Building Adaptive Capacity in an increasingly global world… and why it matters in education.

Educational systems are complex, dynamic and filled with challenges. As a result, there has been growing interest in the concept of adaptive capacity as a way to understand how well education systems can respond to future challenges. In education, there is a growing understanding that the effectiveness of our policies and practices are tied to the capacity of the system to respond. In other words, the more prepared we are for change, the more likely our policies and practices will be effective.

What is adaptive capacity?

Adaptive capacity is about how well an organization or system can adjust in response to new information or unexpected events. Put another way, it’s about understanding where we are now, so that we can anticipate changes that may happen in the future and build our capacity so that when those changes do occur, we are better equipped to respond. In the context of education, this definition suggests two key components: 1) understanding current capacity, including strengths and limitations; and 2) anticipating future changes to ensure we are prepared to respond. An important distinction is that adaptive capacity is not just about responding to challenges; it’s also about responding to opportunities that may emerge unexpectedly.

How can we build our adaptive capacity?

Building adaptive capacity requires three key activities: 1) identify current conditions, 2) identify future conditions, and 3) identify possible responses. The first step is to collect data to understand current capacity, including strengths and limitations. Building on this, the second step is to identify future conditions that may impact our capacity, such as demographic change, changes in the economy or shifts in technology. The final step is to identify possible responses to address these conditions. This may include ways to strengthen existing capacity or ways to build new capacity. For example, if we find that we are not adequately serving certain groups of students, we may need to find ways to build capacity to ensure these students are better served. Alternatively, if we find that certain policies and practices are not as effective as they could be, we may need to find ways to strengthen existing capacity.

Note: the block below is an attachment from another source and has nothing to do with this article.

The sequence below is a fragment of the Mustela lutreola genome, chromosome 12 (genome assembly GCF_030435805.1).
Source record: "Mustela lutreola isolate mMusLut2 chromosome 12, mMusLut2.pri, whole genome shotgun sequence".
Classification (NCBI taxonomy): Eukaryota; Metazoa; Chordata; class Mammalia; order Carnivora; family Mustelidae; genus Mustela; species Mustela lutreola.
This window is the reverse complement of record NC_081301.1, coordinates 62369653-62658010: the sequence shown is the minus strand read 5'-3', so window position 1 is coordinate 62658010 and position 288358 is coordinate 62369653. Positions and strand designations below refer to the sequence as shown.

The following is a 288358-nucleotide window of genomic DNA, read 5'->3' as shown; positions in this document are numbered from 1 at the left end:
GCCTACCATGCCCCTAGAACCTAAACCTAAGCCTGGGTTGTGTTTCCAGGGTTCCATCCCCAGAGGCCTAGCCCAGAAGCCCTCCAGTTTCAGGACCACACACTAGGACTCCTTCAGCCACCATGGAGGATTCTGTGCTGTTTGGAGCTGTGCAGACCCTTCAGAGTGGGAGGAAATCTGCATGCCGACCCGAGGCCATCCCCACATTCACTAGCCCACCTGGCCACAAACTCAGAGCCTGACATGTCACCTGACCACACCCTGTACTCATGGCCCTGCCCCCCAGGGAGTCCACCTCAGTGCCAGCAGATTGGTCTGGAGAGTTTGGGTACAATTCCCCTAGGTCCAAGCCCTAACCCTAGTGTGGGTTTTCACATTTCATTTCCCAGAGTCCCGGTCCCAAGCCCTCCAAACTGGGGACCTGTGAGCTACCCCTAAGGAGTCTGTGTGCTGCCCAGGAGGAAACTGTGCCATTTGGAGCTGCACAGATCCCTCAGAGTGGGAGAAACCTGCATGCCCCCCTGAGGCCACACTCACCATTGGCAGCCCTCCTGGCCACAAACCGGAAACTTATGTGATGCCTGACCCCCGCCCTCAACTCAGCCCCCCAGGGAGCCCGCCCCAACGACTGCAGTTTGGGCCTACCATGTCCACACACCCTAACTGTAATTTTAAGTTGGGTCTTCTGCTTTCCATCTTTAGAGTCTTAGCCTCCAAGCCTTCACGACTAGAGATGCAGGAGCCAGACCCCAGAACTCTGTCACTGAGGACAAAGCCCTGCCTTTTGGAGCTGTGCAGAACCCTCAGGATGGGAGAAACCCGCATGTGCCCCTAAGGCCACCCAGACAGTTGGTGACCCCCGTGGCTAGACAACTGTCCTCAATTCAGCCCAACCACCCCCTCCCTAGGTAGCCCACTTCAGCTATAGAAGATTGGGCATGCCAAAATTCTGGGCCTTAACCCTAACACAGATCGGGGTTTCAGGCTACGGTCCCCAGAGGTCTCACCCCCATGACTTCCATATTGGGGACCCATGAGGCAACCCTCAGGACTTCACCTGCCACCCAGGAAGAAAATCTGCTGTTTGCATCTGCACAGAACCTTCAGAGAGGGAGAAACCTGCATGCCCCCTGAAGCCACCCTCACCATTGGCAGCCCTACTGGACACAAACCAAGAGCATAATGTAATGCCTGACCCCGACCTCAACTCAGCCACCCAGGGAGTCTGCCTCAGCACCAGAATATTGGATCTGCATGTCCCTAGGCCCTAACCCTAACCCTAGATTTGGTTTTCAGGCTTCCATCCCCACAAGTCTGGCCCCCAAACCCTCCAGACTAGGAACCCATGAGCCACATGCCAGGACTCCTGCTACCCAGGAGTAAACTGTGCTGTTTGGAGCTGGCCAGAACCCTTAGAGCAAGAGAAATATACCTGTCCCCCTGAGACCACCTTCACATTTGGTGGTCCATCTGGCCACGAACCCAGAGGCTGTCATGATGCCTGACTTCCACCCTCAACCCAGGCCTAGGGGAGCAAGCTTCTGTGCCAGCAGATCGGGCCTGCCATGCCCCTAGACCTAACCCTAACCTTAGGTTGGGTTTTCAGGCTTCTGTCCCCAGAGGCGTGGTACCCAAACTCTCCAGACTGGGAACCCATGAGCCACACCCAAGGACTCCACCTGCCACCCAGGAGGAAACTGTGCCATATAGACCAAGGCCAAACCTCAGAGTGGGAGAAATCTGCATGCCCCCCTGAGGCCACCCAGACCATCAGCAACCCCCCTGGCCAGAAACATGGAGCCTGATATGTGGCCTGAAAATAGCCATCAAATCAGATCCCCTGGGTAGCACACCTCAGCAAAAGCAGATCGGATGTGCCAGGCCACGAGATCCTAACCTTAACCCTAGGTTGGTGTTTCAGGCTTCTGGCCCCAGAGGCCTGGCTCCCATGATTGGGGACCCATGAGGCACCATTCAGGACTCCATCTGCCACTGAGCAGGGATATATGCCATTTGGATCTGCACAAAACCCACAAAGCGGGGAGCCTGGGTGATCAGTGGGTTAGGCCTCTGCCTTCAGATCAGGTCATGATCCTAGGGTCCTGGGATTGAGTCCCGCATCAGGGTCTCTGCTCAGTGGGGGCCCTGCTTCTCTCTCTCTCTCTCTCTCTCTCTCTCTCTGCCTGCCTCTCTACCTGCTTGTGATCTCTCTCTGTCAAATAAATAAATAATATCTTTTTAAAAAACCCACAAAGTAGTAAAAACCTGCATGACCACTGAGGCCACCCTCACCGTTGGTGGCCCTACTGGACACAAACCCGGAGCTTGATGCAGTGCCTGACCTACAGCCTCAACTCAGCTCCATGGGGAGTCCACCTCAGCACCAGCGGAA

Building adaptive capacity requires a sustained effort and commitment from education stakeholders. It requires a recognition of the current state of capacity, an understanding of expected changes in the future and, finally, an understanding of the possible responses. This is not something that can happen quickly or easily. However, understanding and investing in this process will help us better respond to the inevitable changes—both expected and unexpected—that occur in education and in society as a whole.

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